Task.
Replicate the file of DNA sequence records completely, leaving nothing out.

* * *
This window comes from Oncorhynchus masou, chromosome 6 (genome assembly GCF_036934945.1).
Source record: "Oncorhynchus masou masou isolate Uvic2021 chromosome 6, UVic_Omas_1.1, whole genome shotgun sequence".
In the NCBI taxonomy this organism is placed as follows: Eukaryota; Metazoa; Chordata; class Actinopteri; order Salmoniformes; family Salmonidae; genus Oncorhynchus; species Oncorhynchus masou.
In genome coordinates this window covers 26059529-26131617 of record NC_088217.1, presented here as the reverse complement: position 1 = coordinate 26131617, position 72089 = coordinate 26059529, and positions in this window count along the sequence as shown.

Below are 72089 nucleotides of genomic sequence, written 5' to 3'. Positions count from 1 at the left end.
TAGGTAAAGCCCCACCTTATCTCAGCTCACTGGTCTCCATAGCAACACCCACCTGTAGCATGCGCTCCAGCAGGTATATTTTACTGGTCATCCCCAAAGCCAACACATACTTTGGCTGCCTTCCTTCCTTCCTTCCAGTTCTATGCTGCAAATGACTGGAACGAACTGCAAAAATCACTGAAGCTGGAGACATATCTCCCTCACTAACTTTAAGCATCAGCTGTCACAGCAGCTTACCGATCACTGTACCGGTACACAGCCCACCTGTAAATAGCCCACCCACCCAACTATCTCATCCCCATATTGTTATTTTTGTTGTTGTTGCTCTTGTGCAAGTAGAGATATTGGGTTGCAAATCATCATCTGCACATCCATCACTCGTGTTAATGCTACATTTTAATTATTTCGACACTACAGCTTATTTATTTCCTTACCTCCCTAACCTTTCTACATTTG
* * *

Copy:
This window comes from Oncorhynchus masou, chromosome 6 (genome assembly GCF_036934945.1).
Source record: "Oncorhynchus masou masou isolate Uvic2021 chromosome 6, UVic_Omas_1.1, whole genome shotgun sequence".
In the NCBI taxonomy this organism is placed as follows: Eukaryota; Metazoa; Chordata; class Actinopteri; order Salmoniformes; family Salmonidae; genus Oncorhynchus; species Oncorhynchus masou.
In genome coordinates this window covers 26059529-26131617 of record NC_088217.1, presented here as the reverse complement: position 1 = coordinate 26131617, position 72089 = coordinate 26059529, and positions in this window count along the sequence as shown.

Below are 72089 nucleotides of genomic sequence, written 5' to 3'. Positions count from 1 at the left end.
TAGGTAAAGCCCCACCTTATCTCAGCTCACTGGTCTCCATAGCAACACCCACCTGTAGCATGCGCTCCAGCAGGTATATTTTACTGGTCATCCCCAAAGCCAACACATACTTTGGCTGCCTTCCTTCCTTCCTTCCAGTTCTATGCTGCAAATGACTGGAACGAACTGCAAAAATCACTGAAGCTGGAGACATATCTCCCTCACTAACTTTAAGCATCAGCTGTCACAGCAGCTTACCGATCACTGTACCGGTACACAGCCCACCTGTAAATAGCCCACCCACCCAACTATCTCATCCCCATATTGTTATTTTTGTTGTTGTTGCTCTTGTGCAAGTAGAGATATTGGGTTGCAAATCATCATCTGCACATCCATCACTCGTGTTAATGCTACATTTTAATTATTTCGACACTACAGCTTATTTATTTCCTTACCTCCCTAACCTTTCTACATTTG